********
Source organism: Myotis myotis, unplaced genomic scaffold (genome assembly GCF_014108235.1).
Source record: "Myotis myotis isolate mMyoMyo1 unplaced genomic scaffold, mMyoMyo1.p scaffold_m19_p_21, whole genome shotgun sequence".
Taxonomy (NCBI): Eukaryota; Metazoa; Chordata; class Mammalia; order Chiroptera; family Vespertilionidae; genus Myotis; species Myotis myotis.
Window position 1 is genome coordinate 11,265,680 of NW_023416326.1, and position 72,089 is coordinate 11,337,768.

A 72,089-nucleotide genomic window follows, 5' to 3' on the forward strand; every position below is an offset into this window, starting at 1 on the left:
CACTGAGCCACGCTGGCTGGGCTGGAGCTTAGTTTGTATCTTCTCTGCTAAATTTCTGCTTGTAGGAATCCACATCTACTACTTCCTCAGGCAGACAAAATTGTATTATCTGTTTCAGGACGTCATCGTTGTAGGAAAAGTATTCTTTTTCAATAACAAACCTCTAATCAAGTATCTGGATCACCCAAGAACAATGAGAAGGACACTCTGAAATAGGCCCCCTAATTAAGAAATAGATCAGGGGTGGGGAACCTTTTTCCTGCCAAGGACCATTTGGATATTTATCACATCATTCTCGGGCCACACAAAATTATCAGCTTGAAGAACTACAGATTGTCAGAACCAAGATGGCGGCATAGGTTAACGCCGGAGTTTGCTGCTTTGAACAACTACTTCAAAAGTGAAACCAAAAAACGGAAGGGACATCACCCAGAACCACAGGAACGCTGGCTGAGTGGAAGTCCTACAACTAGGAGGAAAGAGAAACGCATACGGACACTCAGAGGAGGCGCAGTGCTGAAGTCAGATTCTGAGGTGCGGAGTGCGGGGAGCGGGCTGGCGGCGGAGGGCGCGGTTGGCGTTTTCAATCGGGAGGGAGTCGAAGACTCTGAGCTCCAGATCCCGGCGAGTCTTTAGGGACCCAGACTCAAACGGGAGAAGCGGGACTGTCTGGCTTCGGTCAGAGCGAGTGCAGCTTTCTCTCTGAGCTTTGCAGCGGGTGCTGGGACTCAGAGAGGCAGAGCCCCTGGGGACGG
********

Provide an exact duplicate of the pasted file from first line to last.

Source organism: Myotis myotis, unplaced genomic scaffold (genome assembly GCF_014108235.1).
Source record: "Myotis myotis isolate mMyoMyo1 unplaced genomic scaffold, mMyoMyo1.p scaffold_m19_p_21, whole genome shotgun sequence".
Taxonomy (NCBI): Eukaryota; Metazoa; Chordata; class Mammalia; order Chiroptera; family Vespertilionidae; genus Myotis; species Myotis myotis.
Window position 1 is genome coordinate 11,265,680 of NW_023416326.1, and position 72,089 is coordinate 11,337,768.

A 72,089-nucleotide genomic window follows, 5' to 3' on the forward strand; every position below is an offset into this window, starting at 1 on the left:
CACTGAGCCACGCTGGCTGGGCTGGAGCTTAGTTTGTATCTTCTCTGCTAAATTTCTGCTTGTAGGAATCCACATCTACTACTTCCTCAGGCAGACAAAATTGTATTATCTGTTTCAGGACGTCATCGTTGTAGGAAAAGTATTCTTTTTCAATAACAAACCTCTAATCAAGTATCTGGATCACCCAAGAACAATGAGAAGGACACTCTGAAATAGGCCCCCTAATTAAGAAATAGATCAGGGGTGGGGAACCTTTTTCCTGCCAAGGACCATTTGGATATTTATCACATCATTCTCGGGCCACACAAAATTATCAGCTTGAAGAACTACAGATTGTCAGAACCAAGATGGCGGCATAGGTTAACGCCGGAGTTTGCTGCTTTGAACAACTACTTCAAAAGTGAAACCAAAAAACGGAAGGGACATCACCCAGAACCACAGGAACGCTGGCTGAGTGGAAGTCCTACAACTAGGAGGAAAGAGAAACGCATACGGACACTCAGAGGAGGCGCAGTGCTGAAGTCAGATTCTGAGGTGCGGAGTGCGGGGAGCGGGCTGGCGGCGGAGGGCGCGGTTGGCGTTTTCAATCGGGAGGGAGTCGAAGACTCTGAGCTCCAGATCCCGGCGAGTCTTTAGGGACCCAGACTCAAACGGGAGAAGCGGGACTGTCTGGCTTCGGTCAGAGCGAGTGCAGCTTTCTCTCTGAGCTTTGCAGCGGGTGCTGGGACTCAGAGAGGCAGAGCCCCTGGGGACGG